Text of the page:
Coast Guard Cutter Healy crew members give presentations during an oceanography class Oct. 1, 2015. The class is being taught onboard for college credit while the cutter is underway for 65 days in the Arctic Ocean. Healy is underway in the Arctic Ocean in support of the National Science Foundation-funded Arctic GEOTRACES, part of an international effort to study the distribution of trace elements in the world's oceans. U.S. Coast Guard photo by Petty Officer 2nd Class Cory J. Mendenhall.
Coast Guard Cutter Healy crew members give presentations during an oceanography class Oct. 1, 2015. The class is being taught onboard for college credit while the cutter is underway for 65 days in the Arctic Ocean. Healy is underway in the Arctic Ocean in support of the National Science Foundation-funded Arctic GEOTRACES, part of an international effort to study the distribution of trace elements in the world’s oceans. U.S. Coast Guard photo by Petty Officer 2nd Class Cory J. Mendenhall.

“This is an unheard of opportunity for an undergraduate class,” said Woityra. “We are lucky to have some of the leading oceanographic scholars in the world onboard with us. We have had eight of the Ph.D. scientists lead lectures in their areas of specialty. To receive lectures day after day, week after week from these scholars is priceless.”

When guest lecturers weren’t teaching, the mantle rested on Woityra, a certified instructor whose credentials, experience, and dedication to oceanography made him an ideal fit for the job.

“I have a personal passion for oceanography and science,” said Woityra. “I am very excited to see the enthusiasm from the crew to learn more about these things I hold so dear.”

About 20 percent of the crew attended the course, including members from almost every department and division onboard.

“I think it’s important to learn more about the environment we operate in,” said Petty Officer 3rd Class Ben Ahlin, a boatswain’s mate aboard Coast Guard Cutter Healy and a student in the oceanography class. “It’s great to get perspectives from all these different fields of science.”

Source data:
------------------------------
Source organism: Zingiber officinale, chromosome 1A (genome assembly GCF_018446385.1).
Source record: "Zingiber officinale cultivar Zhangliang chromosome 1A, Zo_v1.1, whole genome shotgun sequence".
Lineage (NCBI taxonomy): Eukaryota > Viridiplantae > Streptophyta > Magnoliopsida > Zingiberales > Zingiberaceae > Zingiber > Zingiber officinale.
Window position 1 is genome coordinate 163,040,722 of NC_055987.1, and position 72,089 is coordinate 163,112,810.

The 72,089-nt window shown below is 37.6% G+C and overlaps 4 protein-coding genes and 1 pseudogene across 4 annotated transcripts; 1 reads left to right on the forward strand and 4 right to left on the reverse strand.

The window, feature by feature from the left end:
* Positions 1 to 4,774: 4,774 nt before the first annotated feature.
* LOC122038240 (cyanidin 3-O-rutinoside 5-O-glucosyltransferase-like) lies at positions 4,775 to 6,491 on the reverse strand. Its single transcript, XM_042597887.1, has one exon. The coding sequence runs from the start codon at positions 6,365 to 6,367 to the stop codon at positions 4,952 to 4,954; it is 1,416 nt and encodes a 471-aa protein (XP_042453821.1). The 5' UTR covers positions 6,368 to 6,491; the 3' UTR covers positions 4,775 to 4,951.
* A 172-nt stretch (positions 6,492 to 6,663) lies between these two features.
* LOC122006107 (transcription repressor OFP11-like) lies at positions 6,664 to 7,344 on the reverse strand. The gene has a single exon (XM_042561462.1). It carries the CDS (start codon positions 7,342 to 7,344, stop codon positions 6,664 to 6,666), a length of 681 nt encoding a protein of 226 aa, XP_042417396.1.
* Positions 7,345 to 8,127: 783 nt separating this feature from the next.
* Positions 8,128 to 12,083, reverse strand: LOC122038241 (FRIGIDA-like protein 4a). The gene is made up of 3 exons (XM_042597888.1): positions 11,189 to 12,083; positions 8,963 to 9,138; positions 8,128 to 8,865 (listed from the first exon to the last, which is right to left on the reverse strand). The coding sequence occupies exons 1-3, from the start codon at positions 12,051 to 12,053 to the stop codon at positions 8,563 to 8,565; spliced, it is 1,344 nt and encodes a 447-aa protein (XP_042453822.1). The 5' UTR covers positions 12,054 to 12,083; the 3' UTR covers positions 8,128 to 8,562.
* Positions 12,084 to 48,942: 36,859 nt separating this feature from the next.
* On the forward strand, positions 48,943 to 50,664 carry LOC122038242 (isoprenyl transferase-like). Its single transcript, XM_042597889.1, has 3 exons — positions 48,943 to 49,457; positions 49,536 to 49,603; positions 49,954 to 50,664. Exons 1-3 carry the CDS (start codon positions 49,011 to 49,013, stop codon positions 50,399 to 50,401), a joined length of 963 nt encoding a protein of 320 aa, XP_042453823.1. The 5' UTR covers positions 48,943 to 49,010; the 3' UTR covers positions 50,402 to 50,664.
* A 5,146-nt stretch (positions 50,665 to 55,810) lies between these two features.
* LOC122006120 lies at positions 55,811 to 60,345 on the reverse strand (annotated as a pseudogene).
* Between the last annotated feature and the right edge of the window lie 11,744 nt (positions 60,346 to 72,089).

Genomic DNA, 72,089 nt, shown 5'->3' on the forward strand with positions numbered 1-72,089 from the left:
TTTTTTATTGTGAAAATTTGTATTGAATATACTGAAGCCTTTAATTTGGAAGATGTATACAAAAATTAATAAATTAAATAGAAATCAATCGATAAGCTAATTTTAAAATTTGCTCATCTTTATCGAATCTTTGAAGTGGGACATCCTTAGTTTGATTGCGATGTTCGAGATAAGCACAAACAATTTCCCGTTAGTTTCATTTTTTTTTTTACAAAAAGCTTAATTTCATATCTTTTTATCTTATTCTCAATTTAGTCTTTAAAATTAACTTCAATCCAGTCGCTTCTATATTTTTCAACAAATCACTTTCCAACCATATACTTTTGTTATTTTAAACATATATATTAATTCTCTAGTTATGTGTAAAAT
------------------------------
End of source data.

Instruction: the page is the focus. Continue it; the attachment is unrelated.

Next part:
Many of the crew’s more junior members had a scientific interest sparked by the class taught by Woityra, whose own bond with oceanography was forged early in his career.

Cmdr. William Woityra, operations officer aboard Coast Guard Cutter Healy, teaches an oceanography class to crew members Sept. 30, 2015, in the cutter's wardroom. The class is being taught to crew members for college credit while underway for 65 days in the Arctic Ocean. Healy is underway in the Arctic Ocean in support of the National Science Foundation-funded Arctic GEOTRACES, part of an international effort to study the distribution of trace elements in the world's oceans. U.S. Coast Guard photo by Petty Officer 2nd Class Cory J. Mendenhall.
Cmdr. William Woityra, operations officer aboard Coast Guard Cutter Healy, teaches an oceanography class to crew members Sept. 30, 2015, in the cutter’s wardroom. The class is being taught to crew members for college credit while underway for 65 days in the Arctic Ocean. Healy is underway in the Arctic Ocean in support of the National Science Foundation-funded Arctic GEOTRACES, part of an international effort to study the distribution of trace elements in the world’s oceans. U.S. Coast Guard photo by Petty Officer 2nd Class Cory J. Mendenhall.

“As an ensign, I was the marine science officer on Coast Guard Cutter Polar Star,” said Woityra. “I fell in love with oceanography.”

After serving aboard Polar Star, Woityra applied and was selected for the Coast Guard post-graduate program in oceanography, which enabled him to continue his studies at the University of Rhode Island’s Graduate School of Oceanography.